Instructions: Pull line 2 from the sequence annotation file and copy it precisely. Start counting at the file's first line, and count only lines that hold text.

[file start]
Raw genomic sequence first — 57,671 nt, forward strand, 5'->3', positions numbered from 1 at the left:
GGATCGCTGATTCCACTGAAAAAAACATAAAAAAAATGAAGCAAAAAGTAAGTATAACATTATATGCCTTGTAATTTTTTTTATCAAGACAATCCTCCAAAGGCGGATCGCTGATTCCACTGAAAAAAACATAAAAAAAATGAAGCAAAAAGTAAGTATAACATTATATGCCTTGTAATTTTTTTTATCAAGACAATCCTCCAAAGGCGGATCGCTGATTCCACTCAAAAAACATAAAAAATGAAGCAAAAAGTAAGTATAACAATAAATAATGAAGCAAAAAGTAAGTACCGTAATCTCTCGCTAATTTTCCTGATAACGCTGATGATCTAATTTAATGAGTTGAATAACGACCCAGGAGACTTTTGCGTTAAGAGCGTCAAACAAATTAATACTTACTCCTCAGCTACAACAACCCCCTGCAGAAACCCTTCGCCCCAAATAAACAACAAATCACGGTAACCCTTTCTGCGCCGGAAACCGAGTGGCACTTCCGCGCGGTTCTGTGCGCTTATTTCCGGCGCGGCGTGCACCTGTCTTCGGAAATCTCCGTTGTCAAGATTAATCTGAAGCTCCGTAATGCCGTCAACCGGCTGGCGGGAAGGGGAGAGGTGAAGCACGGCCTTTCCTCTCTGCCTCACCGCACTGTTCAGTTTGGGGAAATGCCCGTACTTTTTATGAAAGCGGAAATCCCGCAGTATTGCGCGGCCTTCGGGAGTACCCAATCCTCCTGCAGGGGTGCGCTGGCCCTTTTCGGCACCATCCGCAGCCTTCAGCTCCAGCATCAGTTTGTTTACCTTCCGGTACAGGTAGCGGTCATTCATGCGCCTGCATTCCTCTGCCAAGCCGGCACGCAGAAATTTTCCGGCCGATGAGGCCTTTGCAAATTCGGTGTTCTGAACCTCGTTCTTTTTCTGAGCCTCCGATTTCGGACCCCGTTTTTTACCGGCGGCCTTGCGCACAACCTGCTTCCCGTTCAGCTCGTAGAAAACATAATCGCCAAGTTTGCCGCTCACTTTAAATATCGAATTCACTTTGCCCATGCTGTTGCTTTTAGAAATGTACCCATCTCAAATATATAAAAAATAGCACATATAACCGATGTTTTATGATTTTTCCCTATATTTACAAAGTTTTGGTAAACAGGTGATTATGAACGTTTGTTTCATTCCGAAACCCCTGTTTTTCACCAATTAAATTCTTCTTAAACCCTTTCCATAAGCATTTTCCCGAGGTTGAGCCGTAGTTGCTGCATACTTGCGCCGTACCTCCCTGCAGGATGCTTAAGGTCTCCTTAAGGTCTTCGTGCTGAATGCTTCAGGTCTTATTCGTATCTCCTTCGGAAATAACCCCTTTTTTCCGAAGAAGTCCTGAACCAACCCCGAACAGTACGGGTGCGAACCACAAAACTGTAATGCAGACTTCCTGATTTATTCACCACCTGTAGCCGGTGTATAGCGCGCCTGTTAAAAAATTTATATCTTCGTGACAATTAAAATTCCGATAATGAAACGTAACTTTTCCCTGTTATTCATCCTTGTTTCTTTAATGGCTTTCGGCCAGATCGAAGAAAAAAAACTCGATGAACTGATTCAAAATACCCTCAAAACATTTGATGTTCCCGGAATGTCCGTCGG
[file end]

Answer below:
GGATCGCTGATTCCACTGAAAAAAACATAAAAAAAATGAAGCAAAAAGTAAGTATAACATTATATGCCTTGTAATTTTTTTTATCAAGACAATCCTCCAAAGGCGGATCGCTGATTCCACTGAAAAAAACATAAAAAAAATGAAGCAAAAAGTAAGTATAACATTATATGCCTTGTAATTTTTTTTATCAAGACAATCCTCCAAAGGCGGATCGCTGATTCCACTCAAAAAACATAAAAAATGAAGCAAAAAGTAAGTATAACAATAAATAATGAAGCAAAAAGTAAGTACCGTAATCTCTCGCTAATTTTCCTGATAACGCTGATGATCTAATTTAATGAGTTGAATAACGACCCAGGAGACTTTTGCGTTAAGAGCGTCAAACAAATTAATACTTACTCCTCAGCTACAACAACCCCCTGCAGAAACCCTTCGCCCCAAATAAACAACAAATCACGGTAACCCTTTCTGCGCCGGAAACCGAGTGGCACTTCCGCGCGGTTCTGTGCGCTTATTTCCGGCGCGGCGTGCACCTGTCTTCGGAAATCTCCGTTGTCAAGATTAATCTGAAGCTCCGTAATGCCGTCAACCGGCTGGCGGGAAGGGGAGAGGTGAAGCACGGCCTTTCCTCTCTGCCTCACCGCACTGTTCAGTTTGGGGAAATGCCCGTACTTTTTATGAAAGCGGAAATCCCGCAGTATTGCGCGGCCTTCGGGAGTACCCAATCCTCCTGCAGGGGTGCGCTGGCCCTTTTCGGCACCATCCGCAGCCTTCAGCTCCAGCATCAGTTTGTTTACCTTCCGGTACAGGTAGCGGTCATTCATGCGCCTGCATTCCTCTGCCAAGCCGGCACGCAGAAATTTTCCGGCCGATGAGGCCTTTGCAAATTCGGTGTTCTGAACCTCGTTCTTTTTCTGAGCCTCCGATTTCGGACCCCGTTTTTTACCGGCGGCCTTGCGCACAACCTGCTTCCCGTTCAGCTCGTAGAAAACATAATCGCCAAGTTTGCCGCTCACTTTAAATATCGAATTCACTTTGCCCATGCTGTTGCTTTTAGAAATGTACCCATCTCAAATATATAAAAAATAGCACATATAACCGATGTTTTATGATTTTTCCCTATATTTACAAAGTTTTGGTAAACAGGTGATTATGAACGTTTGTTTCATTCCGAAACCCCTGTTTTTCACCAATTAAATTCTTCTTAAACCCTTTCCATAAGCATTTTCCCGAGGTTGAGCCGTAGTTGCTGCATACTTGCGCCGTACCTCCCTGCAGGATGCTTAAGGTCTCCTTAAGGTCTTCGTGCTGAATGCTTCAGGTCTTATTCGTATCTCCTTCGGAAATAACCCCTTTTTTCCGAAGAAGTCCTGAACCAACCCCGAACAGTACGGGTGCGAACCACAAAACTGTAATGCAGACTTCCTGATTTATTCACCACCTGTAGCCGGTGTATAGCGCGCCTGTTAAAAAATTTATATCTTCGTGACAATTAAAATTCCGATAATGAAACGTAACTTTTCCCTGTTATTCATCCTTGTTTCTTTAATGGCTTTCGGCCAGATCGAAGAAAAAAAACTCGATGAACTGATTCAAAATACCCTCAAAACATTTGATGTTCCCGGAATGTCCGTCGG